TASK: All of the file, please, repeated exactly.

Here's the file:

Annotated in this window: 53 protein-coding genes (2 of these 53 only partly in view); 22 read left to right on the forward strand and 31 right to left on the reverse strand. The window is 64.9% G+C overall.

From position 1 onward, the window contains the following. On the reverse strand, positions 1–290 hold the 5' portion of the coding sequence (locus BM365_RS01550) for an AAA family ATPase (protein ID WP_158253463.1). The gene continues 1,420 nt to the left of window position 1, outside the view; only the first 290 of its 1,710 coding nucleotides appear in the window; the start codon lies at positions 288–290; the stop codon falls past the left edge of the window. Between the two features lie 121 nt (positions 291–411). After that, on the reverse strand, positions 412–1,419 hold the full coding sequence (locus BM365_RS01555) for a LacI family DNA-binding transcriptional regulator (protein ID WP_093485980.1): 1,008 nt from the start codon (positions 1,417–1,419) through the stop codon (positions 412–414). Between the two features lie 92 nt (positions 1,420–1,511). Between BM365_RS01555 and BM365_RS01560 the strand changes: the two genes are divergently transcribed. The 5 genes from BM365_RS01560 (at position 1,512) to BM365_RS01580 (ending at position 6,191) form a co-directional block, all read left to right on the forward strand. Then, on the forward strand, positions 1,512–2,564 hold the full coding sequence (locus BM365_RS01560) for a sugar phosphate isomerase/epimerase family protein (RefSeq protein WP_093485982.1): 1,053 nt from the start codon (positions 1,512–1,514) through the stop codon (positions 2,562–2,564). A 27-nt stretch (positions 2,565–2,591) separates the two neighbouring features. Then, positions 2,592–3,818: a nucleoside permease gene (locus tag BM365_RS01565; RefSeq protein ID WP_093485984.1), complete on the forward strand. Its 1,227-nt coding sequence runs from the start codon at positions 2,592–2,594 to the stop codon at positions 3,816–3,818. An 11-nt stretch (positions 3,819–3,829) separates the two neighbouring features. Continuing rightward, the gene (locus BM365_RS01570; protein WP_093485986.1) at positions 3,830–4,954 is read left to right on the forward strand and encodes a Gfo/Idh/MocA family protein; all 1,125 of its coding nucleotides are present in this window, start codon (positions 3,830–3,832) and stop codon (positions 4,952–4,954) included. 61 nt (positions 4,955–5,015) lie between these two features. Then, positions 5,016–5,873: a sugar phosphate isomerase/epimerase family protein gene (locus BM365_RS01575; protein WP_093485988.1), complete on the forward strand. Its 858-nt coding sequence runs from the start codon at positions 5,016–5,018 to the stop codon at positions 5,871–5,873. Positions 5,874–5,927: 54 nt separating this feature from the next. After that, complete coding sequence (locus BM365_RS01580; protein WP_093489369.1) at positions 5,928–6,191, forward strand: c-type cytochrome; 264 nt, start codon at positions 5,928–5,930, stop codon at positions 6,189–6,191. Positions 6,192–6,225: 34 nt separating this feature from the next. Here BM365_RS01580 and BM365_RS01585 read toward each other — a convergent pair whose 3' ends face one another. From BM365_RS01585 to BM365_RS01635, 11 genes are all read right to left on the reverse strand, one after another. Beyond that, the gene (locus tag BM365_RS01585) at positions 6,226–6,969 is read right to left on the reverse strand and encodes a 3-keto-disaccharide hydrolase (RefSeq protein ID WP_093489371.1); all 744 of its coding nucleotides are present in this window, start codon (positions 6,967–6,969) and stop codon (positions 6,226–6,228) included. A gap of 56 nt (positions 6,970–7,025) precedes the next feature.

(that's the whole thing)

Annotated in this window: 53 protein-coding genes (2 of these 53 only partly in view); 22 read left to right on the forward strand and 31 right to left on the reverse strand. The window is 64.9% G+C overall.

From position 1 onward, the window contains the following. On the reverse strand, positions 1–290 hold the 5' portion of the coding sequence (locus BM365_RS01550) for an AAA family ATPase (protein ID WP_158253463.1). The gene continues 1,420 nt to the left of window position 1, outside the view; only the first 290 of its 1,710 coding nucleotides appear in the window; the start codon lies at positions 288–290; the stop codon falls past the left edge of the window. Between the two features lie 121 nt (positions 291–411). After that, on the reverse strand, positions 412–1,419 hold the full coding sequence (locus BM365_RS01555) for a LacI family DNA-binding transcriptional regulator (protein ID WP_093485980.1): 1,008 nt from the start codon (positions 1,417–1,419) through the stop codon (positions 412–414). Between the two features lie 92 nt (positions 1,420–1,511). Between BM365_RS01555 and BM365_RS01560 the strand changes: the two genes are divergently transcribed. The 5 genes from BM365_RS01560 (at position 1,512) to BM365_RS01580 (ending at position 6,191) form a co-directional block, all read left to right on the forward strand. Then, on the forward strand, positions 1,512–2,564 hold the full coding sequence (locus BM365_RS01560) for a sugar phosphate isomerase/epimerase family protein (RefSeq protein WP_093485982.1): 1,053 nt from the start codon (positions 1,512–1,514) through the stop codon (positions 2,562–2,564). A 27-nt stretch (positions 2,565–2,591) separates the two neighbouring features. Then, positions 2,592–3,818: a nucleoside permease gene (locus tag BM365_RS01565; RefSeq protein ID WP_093485984.1), complete on the forward strand. Its 1,227-nt coding sequence runs from the start codon at positions 2,592–2,594 to the stop codon at positions 3,816–3,818. An 11-nt stretch (positions 3,819–3,829) separates the two neighbouring features. Continuing rightward, the gene (locus BM365_RS01570; protein WP_093485986.1) at positions 3,830–4,954 is read left to right on the forward strand and encodes a Gfo/Idh/MocA family protein; all 1,125 of its coding nucleotides are present in this window, start codon (positions 3,830–3,832) and stop codon (positions 4,952–4,954) included. 61 nt (positions 4,955–5,015) lie between these two features. Then, positions 5,016–5,873: a sugar phosphate isomerase/epimerase family protein gene (locus BM365_RS01575; protein WP_093485988.1), complete on the forward strand. Its 858-nt coding sequence runs from the start codon at positions 5,016–5,018 to the stop codon at positions 5,871–5,873. Positions 5,874–5,927: 54 nt separating this feature from the next. After that, complete coding sequence (locus BM365_RS01580; protein WP_093489369.1) at positions 5,928–6,191, forward strand: c-type cytochrome; 264 nt, start codon at positions 5,928–5,930, stop codon at positions 6,189–6,191. Positions 6,192–6,225: 34 nt separating this feature from the next. Here BM365_RS01580 and BM365_RS01585 read toward each other — a convergent pair whose 3' ends face one another. From BM365_RS01585 to BM365_RS01635, 11 genes are all read right to left on the reverse strand, one after another. Beyond that, the gene (locus tag BM365_RS01585) at positions 6,226–6,969 is read right to left on the reverse strand and encodes a 3-keto-disaccharide hydrolase (RefSeq protein ID WP_093489371.1); all 744 of its coding nucleotides are present in this window, start codon (positions 6,967–6,969) and stop codon (positions 6,226–6,228) included. A gap of 56 nt (positions 6,970–7,025) precedes the next feature.